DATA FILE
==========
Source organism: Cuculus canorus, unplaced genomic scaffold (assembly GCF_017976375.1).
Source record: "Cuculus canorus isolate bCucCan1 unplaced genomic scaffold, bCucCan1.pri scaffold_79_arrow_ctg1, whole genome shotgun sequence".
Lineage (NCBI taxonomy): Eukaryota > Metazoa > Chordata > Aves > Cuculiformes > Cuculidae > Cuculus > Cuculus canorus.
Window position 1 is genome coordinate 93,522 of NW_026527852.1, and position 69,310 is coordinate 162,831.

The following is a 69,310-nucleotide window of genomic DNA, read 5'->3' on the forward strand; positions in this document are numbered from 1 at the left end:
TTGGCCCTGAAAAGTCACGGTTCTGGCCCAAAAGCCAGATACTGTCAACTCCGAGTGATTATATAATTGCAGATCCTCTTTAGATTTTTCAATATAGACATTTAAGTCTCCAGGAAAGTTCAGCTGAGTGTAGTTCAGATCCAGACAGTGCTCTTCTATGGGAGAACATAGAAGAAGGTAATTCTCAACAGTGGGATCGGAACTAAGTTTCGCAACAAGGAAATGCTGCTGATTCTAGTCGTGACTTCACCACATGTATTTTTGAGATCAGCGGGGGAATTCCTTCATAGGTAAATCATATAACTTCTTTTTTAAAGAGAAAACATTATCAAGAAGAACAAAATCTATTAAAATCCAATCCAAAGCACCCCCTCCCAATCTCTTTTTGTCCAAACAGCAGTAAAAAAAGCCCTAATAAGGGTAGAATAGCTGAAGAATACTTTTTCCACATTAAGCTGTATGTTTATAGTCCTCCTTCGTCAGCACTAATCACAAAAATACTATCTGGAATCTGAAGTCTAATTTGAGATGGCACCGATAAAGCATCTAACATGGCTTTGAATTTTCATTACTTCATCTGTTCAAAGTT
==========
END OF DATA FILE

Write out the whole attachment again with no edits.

Source organism: Cuculus canorus, unplaced genomic scaffold (assembly GCF_017976375.1).
Source record: "Cuculus canorus isolate bCucCan1 unplaced genomic scaffold, bCucCan1.pri scaffold_79_arrow_ctg1, whole genome shotgun sequence".
Lineage (NCBI taxonomy): Eukaryota > Metazoa > Chordata > Aves > Cuculiformes > Cuculidae > Cuculus > Cuculus canorus.
Window position 1 is genome coordinate 93,522 of NW_026527852.1, and position 69,310 is coordinate 162,831.

The following is a 69,310-nucleotide window of genomic DNA, read 5'->3' on the forward strand; positions in this document are numbered from 1 at the left end:
TTGGCCCTGAAAAGTCACGGTTCTGGCCCAAAAGCCAGATACTGTCAACTCCGAGTGATTATATAATTGCAGATCCTCTTTAGATTTTTCAATATAGACATTTAAGTCTCCAGGAAAGTTCAGCTGAGTGTAGTTCAGATCCAGACAGTGCTCTTCTATGGGAGAACATAGAAGAAGGTAATTCTCAACAGTGGGATCGGAACTAAGTTTCGCAACAAGGAAATGCTGCTGATTCTAGTCGTGACTTCACCACATGTATTTTTGAGATCAGCGGGGGAATTCCTTCATAGGTAAATCATATAACTTCTTTTTTAAAGAGAAAACATTATCAAGAAGAACAAAATCTATTAAAATCCAATCCAAAGCACCCCCTCCCAATCTCTTTTTGTCCAAACAGCAGTAAAAAAAGCCCTAATAAGGGTAGAATAGCTGAAGAATACTTTTTCCACATTAAGCTGTATGTTTATAGTCCTCCTTCGTCAGCACTAATCACAAAAATACTATCTGGAATCTGAAGTCTAATTTGAGATGGCACCGATAAAGCATCTAACATGGCTTTGAATTTTCATTACTTCATCTGTTCAAAGTT